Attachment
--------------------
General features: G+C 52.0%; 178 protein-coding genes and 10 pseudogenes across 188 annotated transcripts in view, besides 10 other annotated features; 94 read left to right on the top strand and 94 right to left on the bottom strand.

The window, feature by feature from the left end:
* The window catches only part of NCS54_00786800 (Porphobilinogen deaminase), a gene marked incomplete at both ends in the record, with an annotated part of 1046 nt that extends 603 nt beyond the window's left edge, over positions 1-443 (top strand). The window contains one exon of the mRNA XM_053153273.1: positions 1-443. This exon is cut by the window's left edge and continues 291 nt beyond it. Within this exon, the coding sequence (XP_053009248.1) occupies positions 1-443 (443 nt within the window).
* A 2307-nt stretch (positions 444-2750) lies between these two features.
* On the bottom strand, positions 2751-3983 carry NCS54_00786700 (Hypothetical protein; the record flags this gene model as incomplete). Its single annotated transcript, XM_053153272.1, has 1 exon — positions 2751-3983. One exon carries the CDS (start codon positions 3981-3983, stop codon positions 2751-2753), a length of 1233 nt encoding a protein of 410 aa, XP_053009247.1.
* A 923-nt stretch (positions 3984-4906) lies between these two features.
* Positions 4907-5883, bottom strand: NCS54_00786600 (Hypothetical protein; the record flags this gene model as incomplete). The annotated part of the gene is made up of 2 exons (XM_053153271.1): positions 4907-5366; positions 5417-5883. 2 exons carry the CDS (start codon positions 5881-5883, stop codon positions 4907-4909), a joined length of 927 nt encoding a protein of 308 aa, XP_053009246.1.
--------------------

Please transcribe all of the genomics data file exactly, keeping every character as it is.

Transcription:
General features: G+C 52.0%; 178 protein-coding genes and 10 pseudogenes across 188 annotated transcripts in view, besides 10 other annotated features; 94 read left to right on the top strand and 94 right to left on the bottom strand.

The window, feature by feature from the left end:
* The window catches only part of NCS54_00786800 (Porphobilinogen deaminase), a gene marked incomplete at both ends in the record, with an annotated part of 1046 nt that extends 603 nt beyond the window's left edge, over positions 1-443 (top strand). The window contains one exon of the mRNA XM_053153273.1: positions 1-443. This exon is cut by the window's left edge and continues 291 nt beyond it. Within this exon, the coding sequence (XP_053009248.1) occupies positions 1-443 (443 nt within the window).
* A 2307-nt stretch (positions 444-2750) lies between these two features.
* On the bottom strand, positions 2751-3983 carry NCS54_00786700 (Hypothetical protein; the record flags this gene model as incomplete). Its single annotated transcript, XM_053153272.1, has 1 exon — positions 2751-3983. One exon carries the CDS (start codon positions 3981-3983, stop codon positions 2751-2753), a length of 1233 nt encoding a protein of 410 aa, XP_053009247.1.
* A 923-nt stretch (positions 3984-4906) lies between these two features.
* Positions 4907-5883, bottom strand: NCS54_00786600 (Hypothetical protein; the record flags this gene model as incomplete). The annotated part of the gene is made up of 2 exons (XM_053153271.1): positions 4907-5366; positions 5417-5883. 2 exons carry the CDS (start codon positions 5881-5883, stop codon positions 4907-4909), a joined length of 927 nt encoding a protein of 308 aa, XP_053009246.1.